the man who wasn’t there: an impression


Ed Crane

Anyone watching the film slightly critically and having read The Outsider by Camus would know that the plots are very parallel. It is very deliberate, because the movie seeks to define ‘the modern man’, in light of the literary interpretation of the Heisenberg uncertainty principle (the presence of the observer changes the observed). That is why the title suddenly starts to make sense at a level that is deeper than the first reading of the plot.

In the whole movie, there is only one man who knows the complete story, i.e. he hasn’t changed the observed, and that is Ed Crane. Otherwise, seen from anyone else’s point of view, the observed is different from the ‘reality’. Even though, by the end, Ed himself starts to dissolve into the confusion around him, his understanding still remains deeper than the other characters, though he is as much a victim of this confusion as the others.

While Mersault was a man who was entering modernity by rejecting and disowning the prevalent morality, exalted by the benign indifference of the universe, Ed Crane was living in a time where the moral atmosphere was, for the lack of a better word, confused. Ed Crane was the modern man, born into a modern time, not one who was ushering in the modern era. He was trying desperately to find his place, and that is why Birdie is so crucial to the plot, as Crane wants her to find herself so he could live through her vicariously. His ambition was to create an impression, to have a say in the future (‘Dry Cleaning: wave of the future’), as he was distraught by the futility of cutting the hair that always grew back (Sisyphus the wisest barber), of having it made and having nothing, of being alienated and anonymous (although I am not too sure about the anonymity part as he was fine with his name not being associated with the business). He is, in every sense of the plot, the man who wasn’t there.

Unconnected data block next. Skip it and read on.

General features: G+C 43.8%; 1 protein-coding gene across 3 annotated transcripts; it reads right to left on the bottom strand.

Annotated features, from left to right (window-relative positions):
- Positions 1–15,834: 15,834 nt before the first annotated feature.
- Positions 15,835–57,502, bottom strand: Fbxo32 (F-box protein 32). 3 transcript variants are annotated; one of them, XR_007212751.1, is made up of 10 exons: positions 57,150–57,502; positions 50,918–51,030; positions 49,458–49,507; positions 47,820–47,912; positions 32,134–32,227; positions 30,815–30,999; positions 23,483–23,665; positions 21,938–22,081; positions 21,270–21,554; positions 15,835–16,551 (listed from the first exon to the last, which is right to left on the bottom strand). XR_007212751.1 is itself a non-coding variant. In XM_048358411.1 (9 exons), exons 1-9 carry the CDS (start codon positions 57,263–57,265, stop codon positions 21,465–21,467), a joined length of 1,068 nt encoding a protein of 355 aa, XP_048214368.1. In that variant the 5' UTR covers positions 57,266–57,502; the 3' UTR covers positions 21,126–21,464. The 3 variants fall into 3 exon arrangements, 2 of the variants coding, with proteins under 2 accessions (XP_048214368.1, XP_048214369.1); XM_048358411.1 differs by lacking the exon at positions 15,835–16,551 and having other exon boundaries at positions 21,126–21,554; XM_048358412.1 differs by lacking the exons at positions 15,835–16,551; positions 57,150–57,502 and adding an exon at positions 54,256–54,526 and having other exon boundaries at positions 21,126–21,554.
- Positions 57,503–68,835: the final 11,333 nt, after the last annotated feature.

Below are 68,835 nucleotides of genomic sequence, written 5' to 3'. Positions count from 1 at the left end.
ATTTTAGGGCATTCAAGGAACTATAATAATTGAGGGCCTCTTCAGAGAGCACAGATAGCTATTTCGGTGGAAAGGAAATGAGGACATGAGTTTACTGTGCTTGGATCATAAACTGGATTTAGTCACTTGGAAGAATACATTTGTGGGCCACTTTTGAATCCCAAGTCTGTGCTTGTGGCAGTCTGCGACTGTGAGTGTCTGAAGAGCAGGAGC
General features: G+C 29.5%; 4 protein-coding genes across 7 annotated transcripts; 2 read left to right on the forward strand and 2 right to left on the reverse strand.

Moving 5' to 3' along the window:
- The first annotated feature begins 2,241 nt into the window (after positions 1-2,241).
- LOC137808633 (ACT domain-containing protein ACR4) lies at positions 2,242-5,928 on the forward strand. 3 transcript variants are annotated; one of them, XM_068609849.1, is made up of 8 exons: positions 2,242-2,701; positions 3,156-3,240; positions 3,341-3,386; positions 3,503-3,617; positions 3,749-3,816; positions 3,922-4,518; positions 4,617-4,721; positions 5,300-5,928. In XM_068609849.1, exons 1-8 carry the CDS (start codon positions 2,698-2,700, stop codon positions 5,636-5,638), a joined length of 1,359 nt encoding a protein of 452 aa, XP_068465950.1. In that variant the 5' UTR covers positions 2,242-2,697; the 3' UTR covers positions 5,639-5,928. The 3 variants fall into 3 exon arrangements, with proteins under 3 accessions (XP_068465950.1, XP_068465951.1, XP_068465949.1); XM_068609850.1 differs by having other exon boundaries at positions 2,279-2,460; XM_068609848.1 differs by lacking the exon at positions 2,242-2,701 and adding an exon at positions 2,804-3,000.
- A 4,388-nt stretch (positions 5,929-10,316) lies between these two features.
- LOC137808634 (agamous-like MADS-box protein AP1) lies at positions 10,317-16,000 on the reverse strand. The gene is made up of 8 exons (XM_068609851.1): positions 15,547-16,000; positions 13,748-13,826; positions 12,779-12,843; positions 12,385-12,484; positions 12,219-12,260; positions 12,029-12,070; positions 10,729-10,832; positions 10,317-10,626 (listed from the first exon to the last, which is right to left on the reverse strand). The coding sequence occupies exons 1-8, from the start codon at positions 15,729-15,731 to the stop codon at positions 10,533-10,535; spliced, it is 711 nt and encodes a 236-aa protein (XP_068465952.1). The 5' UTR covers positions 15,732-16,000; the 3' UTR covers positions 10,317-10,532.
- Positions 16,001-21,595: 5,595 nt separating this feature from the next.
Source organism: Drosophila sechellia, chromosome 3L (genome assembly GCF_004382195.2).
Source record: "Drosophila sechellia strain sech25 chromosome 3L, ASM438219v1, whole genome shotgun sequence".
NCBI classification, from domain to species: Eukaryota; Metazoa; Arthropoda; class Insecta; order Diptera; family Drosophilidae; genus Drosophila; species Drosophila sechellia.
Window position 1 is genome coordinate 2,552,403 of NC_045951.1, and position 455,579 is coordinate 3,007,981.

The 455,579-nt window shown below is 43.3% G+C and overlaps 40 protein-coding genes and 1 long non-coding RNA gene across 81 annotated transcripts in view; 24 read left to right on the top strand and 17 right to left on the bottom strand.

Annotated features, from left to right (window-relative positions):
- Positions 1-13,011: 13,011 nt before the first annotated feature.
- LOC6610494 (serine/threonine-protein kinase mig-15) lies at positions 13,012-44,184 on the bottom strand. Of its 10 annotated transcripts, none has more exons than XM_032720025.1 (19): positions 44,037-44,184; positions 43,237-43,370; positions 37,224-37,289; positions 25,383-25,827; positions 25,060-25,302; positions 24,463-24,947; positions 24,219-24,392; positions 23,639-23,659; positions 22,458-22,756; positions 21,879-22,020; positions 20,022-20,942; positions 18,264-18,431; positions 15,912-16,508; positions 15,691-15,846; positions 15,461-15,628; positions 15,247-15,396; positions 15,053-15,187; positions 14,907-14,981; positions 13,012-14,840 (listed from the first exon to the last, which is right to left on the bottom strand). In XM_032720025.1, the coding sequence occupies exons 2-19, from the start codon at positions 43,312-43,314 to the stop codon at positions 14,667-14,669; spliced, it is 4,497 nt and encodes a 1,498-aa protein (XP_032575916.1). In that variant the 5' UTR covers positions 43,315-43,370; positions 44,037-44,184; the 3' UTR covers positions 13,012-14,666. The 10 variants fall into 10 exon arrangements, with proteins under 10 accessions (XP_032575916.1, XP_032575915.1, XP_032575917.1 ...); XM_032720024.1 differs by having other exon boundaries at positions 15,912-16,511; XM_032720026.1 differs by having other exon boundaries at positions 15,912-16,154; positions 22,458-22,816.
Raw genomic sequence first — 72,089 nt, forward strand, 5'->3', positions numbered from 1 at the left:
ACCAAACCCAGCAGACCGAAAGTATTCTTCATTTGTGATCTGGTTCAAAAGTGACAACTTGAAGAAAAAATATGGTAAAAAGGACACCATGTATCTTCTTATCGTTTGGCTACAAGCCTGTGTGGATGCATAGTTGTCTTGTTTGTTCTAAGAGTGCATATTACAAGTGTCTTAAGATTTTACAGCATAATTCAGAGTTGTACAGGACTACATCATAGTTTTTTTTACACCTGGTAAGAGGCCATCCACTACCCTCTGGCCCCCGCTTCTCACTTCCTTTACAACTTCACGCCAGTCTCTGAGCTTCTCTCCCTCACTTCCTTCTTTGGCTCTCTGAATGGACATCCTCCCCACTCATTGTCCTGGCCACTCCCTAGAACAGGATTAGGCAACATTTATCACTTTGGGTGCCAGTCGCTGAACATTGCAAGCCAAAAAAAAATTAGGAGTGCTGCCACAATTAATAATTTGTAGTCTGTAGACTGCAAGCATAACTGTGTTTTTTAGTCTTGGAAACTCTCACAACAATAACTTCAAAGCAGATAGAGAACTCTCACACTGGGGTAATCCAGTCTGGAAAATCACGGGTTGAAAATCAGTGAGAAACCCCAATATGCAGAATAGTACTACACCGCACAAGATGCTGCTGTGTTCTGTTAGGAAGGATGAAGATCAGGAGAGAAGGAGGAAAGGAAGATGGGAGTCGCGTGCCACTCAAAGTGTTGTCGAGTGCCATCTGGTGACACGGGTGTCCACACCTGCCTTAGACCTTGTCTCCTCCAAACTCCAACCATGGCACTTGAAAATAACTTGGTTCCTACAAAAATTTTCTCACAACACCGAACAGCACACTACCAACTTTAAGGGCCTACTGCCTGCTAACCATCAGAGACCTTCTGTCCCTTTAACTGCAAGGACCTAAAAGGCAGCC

Mersault says in The Outsider that to him, everyone was guilty (an idea that becomes central to a later work of Camus, The Fall), and it is the same in the film. The crucial difference is that while in the Outsider the guilty were prosecuted for the crimes they committed, in the movie, the crime committed was different from the crime they were being punished for. But like the movie, the sentence meted out was the same. So was, I think, the reception to the punishment. Confused faces could be seen watching Crane’s execution, wondering what it meant to them. Crane, on the other hand, had resigned from the expectation of any epiphany (other than that there was no epiphany here), pinning his hopes on something in the afterlife, refusing to acknowledge the end when it hit him. This is completely unlike Mersault who reconciles with the universe at the end.

I am still reeling and not completely decided on what to make of the movie, but the impact is forceful, and it reinforces my belief in the writing prowess of the Coen brothers.

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